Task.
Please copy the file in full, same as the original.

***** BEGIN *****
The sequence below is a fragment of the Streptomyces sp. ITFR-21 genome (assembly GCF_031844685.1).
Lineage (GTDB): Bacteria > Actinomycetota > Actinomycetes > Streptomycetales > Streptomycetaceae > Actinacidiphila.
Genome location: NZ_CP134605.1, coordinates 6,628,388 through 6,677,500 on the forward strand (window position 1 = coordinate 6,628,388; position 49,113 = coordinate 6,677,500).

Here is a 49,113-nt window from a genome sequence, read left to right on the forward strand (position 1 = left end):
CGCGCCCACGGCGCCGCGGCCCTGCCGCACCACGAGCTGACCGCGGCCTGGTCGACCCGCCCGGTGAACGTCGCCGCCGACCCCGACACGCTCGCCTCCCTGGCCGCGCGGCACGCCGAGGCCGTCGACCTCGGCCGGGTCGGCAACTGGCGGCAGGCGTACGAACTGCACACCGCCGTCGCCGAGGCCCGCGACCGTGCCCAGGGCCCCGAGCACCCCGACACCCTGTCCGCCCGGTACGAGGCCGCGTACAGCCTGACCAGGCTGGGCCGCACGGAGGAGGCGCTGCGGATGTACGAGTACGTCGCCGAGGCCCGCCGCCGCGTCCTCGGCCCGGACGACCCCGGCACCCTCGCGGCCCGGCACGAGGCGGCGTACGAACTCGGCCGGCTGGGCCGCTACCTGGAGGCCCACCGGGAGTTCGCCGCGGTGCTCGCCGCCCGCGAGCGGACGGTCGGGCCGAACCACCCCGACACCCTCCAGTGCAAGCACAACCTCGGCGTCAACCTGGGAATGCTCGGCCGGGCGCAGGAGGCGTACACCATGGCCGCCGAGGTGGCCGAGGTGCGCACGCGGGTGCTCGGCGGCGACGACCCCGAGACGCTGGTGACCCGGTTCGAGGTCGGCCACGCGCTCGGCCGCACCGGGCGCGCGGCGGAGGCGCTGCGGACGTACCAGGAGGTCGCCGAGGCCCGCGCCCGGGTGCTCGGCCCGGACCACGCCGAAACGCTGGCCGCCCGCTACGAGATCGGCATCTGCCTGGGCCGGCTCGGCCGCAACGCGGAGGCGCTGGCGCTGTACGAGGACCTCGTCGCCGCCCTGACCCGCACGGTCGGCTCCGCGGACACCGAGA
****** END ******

The sequence below is a fragment of the Streptomyces sp. ITFR-21 genome (assembly GCF_031844685.1).
Lineage (GTDB): Bacteria > Actinomycetota > Actinomycetes > Streptomycetales > Streptomycetaceae > Actinacidiphila.
Genome location: NZ_CP134605.1, coordinates 6,628,388 through 6,677,500 on the forward strand (window position 1 = coordinate 6,628,388; position 49,113 = coordinate 6,677,500).

Here is a 49,113-nt window from a genome sequence, read left to right on the forward strand (position 1 = left end):
CGCGCCCACGGCGCCGCGGCCCTGCCGCACCACGAGCTGACCGCGGCCTGGTCGACCCGCCCGGTGAACGTCGCCGCCGACCCCGACACGCTCGCCTCCCTGGCCGCGCGGCACGCCGAGGCCGTCGACCTCGGCCGGGTCGGCAACTGGCGGCAGGCGTACGAACTGCACACCGCCGTCGCCGAGGCCCGCGACCGTGCCCAGGGCCCCGAGCACCCCGACACCCTGTCCGCCCGGTACGAGGCCGCGTACAGCCTGACCAGGCTGGGCCGCACGGAGGAGGCGCTGCGGATGTACGAGTACGTCGCCGAGGCCCGCCGCCGCGTCCTCGGCCCGGACGACCCCGGCACCCTCGCGGCCCGGCACGAGGCGGCGTACGAACTCGGCCGGCTGGGCCGCTACCTGGAGGCCCACCGGGAGTTCGCCGCGGTGCTCGCCGCCCGCGAGCGGACGGTCGGGCCGAACCACCCCGACACCCTCCAGTGCAAGCACAACCTCGGCGTCAACCTGGGAATGCTCGGCCGGGCGCAGGAGGCGTACACCATGGCCGCCGAGGTGGCCGAGGTGCGCACGCGGGTGCTCGGCGGCGACGACCCCGAGACGCTGGTGACCCGGTTCGAGGTCGGCCACGCGCTCGGCCGCACCGGGCGCGCGGCGGAGGCGCTGCGGACGTACCAGGAGGTCGCCGAGGCCCGCGCCCGGGTGCTCGGCCCGGACCACGCCGAAACGCTGGCCGCCCGCTACGAGATCGGCATCTGCCTGGGCCGGCTCGGCCGCAACGCGGAGGCGCTGGCGCTGTACGAGGACCTCGTCGCCGCCCTGACCCGCACGGTCGGCTCCGCGGACACCGAGA